TND and the Rules of Detail

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Walkability, especially to retail, restaurants and services, figures big in the parlance of traditional neighborhood design. In an urban setting, builders can place TND communities near an existing retail core.

April 01, 2004
Habersham’s commercial sector consists of fee-simple, live/work units that range in price from $360,000 to 400,000.

Walkability, especially to retail, restaurants and services, figures big in the parlance of traditional neighborhood design. In an urban setting, builders can place TND communities near an existing retail core. Greenfield and even infill suburban retail components get trickier. The builder or developer often must start from scratch.

Rather than trying to go it alone, builders should partner with an experienced retail developer, many TND experts say. Creators of TND communities, however, still face the chicken-and-egg challenge: How do you draw buyers to the TND concept without a lively retail sector, and how do you get retailers to lease or build space without residential critical mass?

Related Information
TND Versus the Cul-de-Sac
Defining TND
The Congress for the New Urbanism

Nobody really has the answers, but trends show that residential should be a little further ahead of retail. Robert Gibbs, ASLA, a retail consultant with Gibbs Planning Group in Birmingham, Mich., offers guidelines to developing TND retail:

 

 

 

  • Offer goods and services that the surrounding community needs and desires.
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  • Locate commercial on a busy road with access to the larger community. Plan streets to funnel residents through it.
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  • Situate second-story office space above retail, with residential units above. A mix of retail, service and offices helps support restaurants, especially at lunchtime.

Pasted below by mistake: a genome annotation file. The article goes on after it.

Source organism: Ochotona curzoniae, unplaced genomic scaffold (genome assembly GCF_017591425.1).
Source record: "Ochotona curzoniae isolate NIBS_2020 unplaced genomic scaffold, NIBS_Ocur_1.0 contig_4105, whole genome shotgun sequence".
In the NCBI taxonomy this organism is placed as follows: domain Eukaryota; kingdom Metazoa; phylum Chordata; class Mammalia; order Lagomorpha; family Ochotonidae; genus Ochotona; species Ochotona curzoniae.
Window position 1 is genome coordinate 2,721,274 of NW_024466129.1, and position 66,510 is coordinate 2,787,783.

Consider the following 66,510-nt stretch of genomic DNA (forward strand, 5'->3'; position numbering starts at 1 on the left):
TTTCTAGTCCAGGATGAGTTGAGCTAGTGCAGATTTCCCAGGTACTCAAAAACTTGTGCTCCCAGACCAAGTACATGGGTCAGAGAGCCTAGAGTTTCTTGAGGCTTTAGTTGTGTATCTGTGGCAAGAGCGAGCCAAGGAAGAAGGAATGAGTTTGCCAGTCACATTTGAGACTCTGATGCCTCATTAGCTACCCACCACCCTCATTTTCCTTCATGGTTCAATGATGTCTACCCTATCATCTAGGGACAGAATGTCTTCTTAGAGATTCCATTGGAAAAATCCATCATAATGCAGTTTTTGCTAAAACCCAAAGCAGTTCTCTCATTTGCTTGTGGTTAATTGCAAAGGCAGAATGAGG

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  • Seek out high-quality stores to justify market-rate rents.
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  • Hire a professional manager or management company.
  • Shrinking the Big Box

    Big-box stores generally aren’t compatible with New Urbanism, but that’s changing, Gibbs says. “Most retailers today will adapt their format. Many will build multiple entrances, two levels, work with the parking and build appropriate exteriors with appropriate materials.

    “For many years, the retailers would not conform, but now that they’ve done it, the TNDs are not really receiving them. We run into a lot of cases where the residents of the TNDs are rejecting modern retail because of the size or, in some cases, because of a class issue.”

    Case in point: Middleton Hills, a TND community in Middleton, Wis., a Madison suburb. “In order to make small shops viable, we need an anchor store,” says Jane Grabowski-Miller, design director of Middleton Hills Inc. A developer-subsidized café makes up the current retail component.

    But while the grocery store developer wants a 45,000-square-foot store — and 70% of residents want it, too, according to an informal poll taken by Middleton Hills Inc. in February — a small, vocal minority thinks 10,000 or 15,000 square feet would be more appropriate and prefers a high-end store such as organic grocer Whole Foods.

    “The retail market doesn’t think the New Urbanists are very realistic,” Gibbs says. “As a result, the retail industry is going around the New Urbanism — and I think they’ve surpassed it — by creating their own models, ‘lifestyle centers,’ which mix in housing, dining, shopping, office, community buildings, libraries.”

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